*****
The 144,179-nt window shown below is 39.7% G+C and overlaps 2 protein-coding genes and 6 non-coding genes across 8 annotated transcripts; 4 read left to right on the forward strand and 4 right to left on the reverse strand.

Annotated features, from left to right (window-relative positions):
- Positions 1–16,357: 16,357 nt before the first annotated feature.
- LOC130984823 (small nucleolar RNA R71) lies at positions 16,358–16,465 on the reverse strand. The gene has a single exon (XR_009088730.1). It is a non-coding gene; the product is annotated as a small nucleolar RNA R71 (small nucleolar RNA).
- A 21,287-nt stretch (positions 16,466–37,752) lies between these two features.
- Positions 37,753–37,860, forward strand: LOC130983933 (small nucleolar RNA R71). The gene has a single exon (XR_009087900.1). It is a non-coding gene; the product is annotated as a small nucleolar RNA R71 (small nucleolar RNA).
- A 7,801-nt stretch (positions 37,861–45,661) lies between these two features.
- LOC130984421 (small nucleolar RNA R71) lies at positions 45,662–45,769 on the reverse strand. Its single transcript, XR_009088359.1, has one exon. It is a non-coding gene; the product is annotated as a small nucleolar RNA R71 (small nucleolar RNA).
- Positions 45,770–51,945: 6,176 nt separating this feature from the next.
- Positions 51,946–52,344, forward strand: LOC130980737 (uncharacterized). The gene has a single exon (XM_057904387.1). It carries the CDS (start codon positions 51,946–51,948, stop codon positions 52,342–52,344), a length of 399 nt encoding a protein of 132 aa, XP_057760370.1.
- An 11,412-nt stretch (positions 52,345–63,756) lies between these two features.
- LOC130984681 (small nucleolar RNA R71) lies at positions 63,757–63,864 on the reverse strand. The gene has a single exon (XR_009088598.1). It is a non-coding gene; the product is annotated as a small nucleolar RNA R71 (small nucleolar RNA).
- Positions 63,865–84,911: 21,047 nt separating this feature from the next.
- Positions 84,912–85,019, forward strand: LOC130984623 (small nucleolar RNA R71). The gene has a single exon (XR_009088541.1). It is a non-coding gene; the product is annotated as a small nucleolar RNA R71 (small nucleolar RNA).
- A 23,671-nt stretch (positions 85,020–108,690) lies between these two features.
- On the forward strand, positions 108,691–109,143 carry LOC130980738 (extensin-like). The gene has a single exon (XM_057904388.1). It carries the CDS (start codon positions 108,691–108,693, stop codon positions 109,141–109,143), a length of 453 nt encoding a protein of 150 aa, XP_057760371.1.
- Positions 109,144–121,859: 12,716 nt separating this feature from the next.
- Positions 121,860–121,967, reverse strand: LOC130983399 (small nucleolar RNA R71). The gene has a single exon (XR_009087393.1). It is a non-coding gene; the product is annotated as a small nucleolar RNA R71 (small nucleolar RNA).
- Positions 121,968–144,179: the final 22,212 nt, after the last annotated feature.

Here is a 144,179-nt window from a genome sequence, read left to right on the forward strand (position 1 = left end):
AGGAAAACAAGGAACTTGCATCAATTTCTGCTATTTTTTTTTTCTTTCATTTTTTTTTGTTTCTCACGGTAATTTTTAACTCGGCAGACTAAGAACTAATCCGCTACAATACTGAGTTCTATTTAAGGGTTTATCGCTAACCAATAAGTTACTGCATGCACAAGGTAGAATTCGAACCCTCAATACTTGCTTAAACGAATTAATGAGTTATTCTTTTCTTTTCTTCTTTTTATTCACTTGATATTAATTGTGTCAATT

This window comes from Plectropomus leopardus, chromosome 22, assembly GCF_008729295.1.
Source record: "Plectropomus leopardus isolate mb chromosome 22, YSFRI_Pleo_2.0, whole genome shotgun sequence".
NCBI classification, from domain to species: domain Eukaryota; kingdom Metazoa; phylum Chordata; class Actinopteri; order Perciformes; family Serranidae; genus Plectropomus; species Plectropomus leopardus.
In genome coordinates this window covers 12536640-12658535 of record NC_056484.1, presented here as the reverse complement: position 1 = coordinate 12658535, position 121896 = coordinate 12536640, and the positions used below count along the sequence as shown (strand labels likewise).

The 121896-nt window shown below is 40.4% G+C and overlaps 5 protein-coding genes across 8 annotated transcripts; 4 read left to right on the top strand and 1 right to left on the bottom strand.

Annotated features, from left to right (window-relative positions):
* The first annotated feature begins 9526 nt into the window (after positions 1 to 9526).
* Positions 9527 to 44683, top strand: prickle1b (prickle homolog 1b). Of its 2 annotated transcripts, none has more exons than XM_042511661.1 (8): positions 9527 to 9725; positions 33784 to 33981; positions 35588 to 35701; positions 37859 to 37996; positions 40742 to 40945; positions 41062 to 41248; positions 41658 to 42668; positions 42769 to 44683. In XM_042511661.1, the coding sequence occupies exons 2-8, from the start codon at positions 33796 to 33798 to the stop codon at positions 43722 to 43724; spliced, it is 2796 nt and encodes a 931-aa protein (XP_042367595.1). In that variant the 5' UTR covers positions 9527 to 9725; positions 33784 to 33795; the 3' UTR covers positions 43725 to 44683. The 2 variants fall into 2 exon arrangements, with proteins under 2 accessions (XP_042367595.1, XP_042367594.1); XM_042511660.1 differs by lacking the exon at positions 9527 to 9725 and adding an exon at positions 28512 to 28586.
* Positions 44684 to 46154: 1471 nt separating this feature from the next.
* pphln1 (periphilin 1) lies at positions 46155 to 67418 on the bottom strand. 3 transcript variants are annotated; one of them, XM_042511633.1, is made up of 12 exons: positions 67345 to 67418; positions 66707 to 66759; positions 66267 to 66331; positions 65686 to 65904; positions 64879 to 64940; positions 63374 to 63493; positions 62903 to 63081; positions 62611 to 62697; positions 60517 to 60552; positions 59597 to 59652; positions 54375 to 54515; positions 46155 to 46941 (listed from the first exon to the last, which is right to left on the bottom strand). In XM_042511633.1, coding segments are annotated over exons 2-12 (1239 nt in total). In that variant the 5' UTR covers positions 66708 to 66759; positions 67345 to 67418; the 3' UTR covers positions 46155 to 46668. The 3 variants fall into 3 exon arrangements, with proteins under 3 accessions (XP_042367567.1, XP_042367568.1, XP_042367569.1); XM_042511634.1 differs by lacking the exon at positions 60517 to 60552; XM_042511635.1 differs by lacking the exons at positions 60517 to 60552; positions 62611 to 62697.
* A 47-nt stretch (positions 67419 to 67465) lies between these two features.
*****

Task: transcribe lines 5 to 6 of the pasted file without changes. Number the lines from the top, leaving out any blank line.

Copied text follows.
- A 21,287-nt stretch (positions 16,466–37,752) lies between these two features.
- Positions 37,753–37,860, forward strand: LOC130983933 (small nucleolar RNA R71). The gene has a single exon (XR_009087900.1). It is a non-coding gene; the product is annotated as a small nucleolar RNA R71 (small nucleolar RNA).